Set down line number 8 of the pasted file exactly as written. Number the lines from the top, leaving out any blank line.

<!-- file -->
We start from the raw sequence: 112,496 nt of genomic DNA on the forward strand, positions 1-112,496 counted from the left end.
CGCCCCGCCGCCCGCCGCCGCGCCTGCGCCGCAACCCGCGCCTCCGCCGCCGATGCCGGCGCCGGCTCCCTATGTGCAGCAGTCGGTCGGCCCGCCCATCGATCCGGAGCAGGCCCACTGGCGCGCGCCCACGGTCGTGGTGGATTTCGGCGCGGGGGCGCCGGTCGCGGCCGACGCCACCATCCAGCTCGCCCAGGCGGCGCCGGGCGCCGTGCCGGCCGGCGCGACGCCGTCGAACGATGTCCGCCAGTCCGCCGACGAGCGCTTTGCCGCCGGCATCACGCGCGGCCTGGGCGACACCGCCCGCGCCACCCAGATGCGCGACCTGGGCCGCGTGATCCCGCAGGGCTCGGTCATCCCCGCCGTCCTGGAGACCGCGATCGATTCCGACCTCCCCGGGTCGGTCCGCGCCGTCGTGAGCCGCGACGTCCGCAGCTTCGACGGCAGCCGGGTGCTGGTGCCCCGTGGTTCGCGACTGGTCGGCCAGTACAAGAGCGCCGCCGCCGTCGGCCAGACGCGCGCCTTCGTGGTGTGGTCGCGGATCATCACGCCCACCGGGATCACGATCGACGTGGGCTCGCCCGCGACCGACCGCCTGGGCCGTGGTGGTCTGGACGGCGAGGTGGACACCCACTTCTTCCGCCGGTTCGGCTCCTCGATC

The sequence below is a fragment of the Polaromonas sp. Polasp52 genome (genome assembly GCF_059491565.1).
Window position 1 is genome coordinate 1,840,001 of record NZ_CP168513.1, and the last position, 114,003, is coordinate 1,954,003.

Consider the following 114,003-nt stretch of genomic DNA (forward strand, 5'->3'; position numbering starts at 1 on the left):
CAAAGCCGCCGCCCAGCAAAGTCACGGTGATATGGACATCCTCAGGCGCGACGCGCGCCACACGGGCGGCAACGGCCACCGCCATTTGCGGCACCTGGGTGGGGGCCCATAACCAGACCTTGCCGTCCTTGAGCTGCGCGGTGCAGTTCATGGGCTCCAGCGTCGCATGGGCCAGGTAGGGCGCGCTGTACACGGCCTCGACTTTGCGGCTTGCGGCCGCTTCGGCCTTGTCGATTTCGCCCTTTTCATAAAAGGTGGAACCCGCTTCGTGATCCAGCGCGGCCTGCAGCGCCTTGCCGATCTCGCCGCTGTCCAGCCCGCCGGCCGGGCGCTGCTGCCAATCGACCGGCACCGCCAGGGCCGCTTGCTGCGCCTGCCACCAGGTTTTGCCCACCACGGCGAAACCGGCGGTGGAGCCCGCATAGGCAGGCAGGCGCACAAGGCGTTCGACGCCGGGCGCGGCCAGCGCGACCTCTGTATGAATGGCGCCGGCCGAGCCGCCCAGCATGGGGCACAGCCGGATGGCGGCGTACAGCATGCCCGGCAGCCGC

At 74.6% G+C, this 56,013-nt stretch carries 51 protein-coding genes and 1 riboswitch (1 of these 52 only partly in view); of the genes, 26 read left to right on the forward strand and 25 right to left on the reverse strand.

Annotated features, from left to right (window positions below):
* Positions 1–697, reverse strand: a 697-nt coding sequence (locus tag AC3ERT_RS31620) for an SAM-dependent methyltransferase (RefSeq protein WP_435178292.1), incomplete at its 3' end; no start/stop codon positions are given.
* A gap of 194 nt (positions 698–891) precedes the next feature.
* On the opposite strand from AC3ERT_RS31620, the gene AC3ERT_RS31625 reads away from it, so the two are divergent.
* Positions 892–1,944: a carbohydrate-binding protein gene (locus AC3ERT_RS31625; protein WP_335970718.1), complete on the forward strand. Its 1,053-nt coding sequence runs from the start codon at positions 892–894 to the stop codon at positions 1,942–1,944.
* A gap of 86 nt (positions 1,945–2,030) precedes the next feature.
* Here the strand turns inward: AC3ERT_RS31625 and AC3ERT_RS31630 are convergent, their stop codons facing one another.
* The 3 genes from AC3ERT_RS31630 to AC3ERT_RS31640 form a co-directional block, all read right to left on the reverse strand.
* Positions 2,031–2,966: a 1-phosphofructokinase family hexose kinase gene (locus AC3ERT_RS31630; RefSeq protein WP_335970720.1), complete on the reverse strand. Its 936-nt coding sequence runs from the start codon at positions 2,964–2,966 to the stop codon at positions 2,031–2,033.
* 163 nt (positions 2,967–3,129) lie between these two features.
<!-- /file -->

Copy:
Annotated features, from left to right (window positions below):